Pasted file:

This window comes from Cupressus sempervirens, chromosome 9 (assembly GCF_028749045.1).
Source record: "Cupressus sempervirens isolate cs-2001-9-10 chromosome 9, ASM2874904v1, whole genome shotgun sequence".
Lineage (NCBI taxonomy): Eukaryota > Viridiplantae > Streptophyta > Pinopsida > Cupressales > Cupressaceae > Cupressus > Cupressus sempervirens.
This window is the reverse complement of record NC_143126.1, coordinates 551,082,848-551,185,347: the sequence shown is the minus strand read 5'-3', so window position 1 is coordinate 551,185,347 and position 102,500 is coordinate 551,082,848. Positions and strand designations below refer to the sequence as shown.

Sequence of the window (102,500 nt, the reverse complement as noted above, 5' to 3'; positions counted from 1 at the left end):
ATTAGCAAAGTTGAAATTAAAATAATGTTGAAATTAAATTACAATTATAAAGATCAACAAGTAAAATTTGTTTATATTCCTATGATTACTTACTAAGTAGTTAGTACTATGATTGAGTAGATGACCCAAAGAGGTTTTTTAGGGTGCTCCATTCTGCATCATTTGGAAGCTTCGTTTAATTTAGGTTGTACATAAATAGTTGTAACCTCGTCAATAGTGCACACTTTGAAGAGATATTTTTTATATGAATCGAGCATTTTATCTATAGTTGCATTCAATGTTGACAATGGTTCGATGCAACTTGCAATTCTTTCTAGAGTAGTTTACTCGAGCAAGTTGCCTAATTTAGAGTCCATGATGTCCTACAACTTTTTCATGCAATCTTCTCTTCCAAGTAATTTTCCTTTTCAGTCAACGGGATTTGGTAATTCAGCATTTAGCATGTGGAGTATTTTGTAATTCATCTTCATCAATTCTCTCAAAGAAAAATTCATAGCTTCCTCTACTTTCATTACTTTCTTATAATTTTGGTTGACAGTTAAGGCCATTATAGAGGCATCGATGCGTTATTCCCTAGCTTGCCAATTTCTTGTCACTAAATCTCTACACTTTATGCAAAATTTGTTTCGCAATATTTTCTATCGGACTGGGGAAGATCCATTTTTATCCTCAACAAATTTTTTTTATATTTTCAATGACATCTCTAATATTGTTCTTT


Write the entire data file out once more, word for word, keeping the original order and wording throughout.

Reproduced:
This window comes from Cupressus sempervirens, chromosome 9 (assembly GCF_028749045.1).
Source record: "Cupressus sempervirens isolate cs-2001-9-10 chromosome 9, ASM2874904v1, whole genome shotgun sequence".
Lineage (NCBI taxonomy): Eukaryota > Viridiplantae > Streptophyta > Pinopsida > Cupressales > Cupressaceae > Cupressus > Cupressus sempervirens.
This window is the reverse complement of record NC_143126.1, coordinates 551,082,848-551,185,347: the sequence shown is the minus strand read 5'-3', so window position 1 is coordinate 551,185,347 and position 102,500 is coordinate 551,082,848. Positions and strand designations below refer to the sequence as shown.

Sequence of the window (102,500 nt, the reverse complement as noted above, 5' to 3'; positions counted from 1 at the left end):
ATTAGCAAAGTTGAAATTAAAATAATGTTGAAATTAAATTACAATTATAAAGATCAACAAGTAAAATTTGTTTATATTCCTATGATTACTTACTAAGTAGTTAGTACTATGATTGAGTAGATGACCCAAAGAGGTTTTTTAGGGTGCTCCATTCTGCATCATTTGGAAGCTTCGTTTAATTTAGGTTGTACATAAATAGTTGTAACCTCGTCAATAGTGCACACTTTGAAGAGATATTTTTTATATGAATCGAGCATTTTATCTATAGTTGCATTCAATGTTGACAATGGTTCGATGCAACTTGCAATTCTTTCTAGAGTAGTTTACTCGAGCAAGTTGCCTAATTTAGAGTCCATGATGTCCTACAACTTTTTCATGCAATCTTCTCTTCCAAGTAATTTTCCTTTTCAGTCAACGGGATTTGGTAATTCAGCATTTAGCATGTGGAGTATTTTGTAATTCATCTTCATCAATTCTCTCAAAGAAAAATTCATAGCTTCCTCTACTTTCATTACTTTCTTATAATTTTGGTTGACAGTTAAGGCCATTATAGAGGCATCGATGCGTTATTCCCTAGCTTGCCAATTTCTTGTCACTAAATCTCTACACTTTATGCAAAATTTGTTTCGCAATATTTTCTATCGGACTGGGGAAGATCCATTTTTATCCTCAACAAATTTTTTTTATATTTTCAATGACATCTCTAATATTGTTCTTT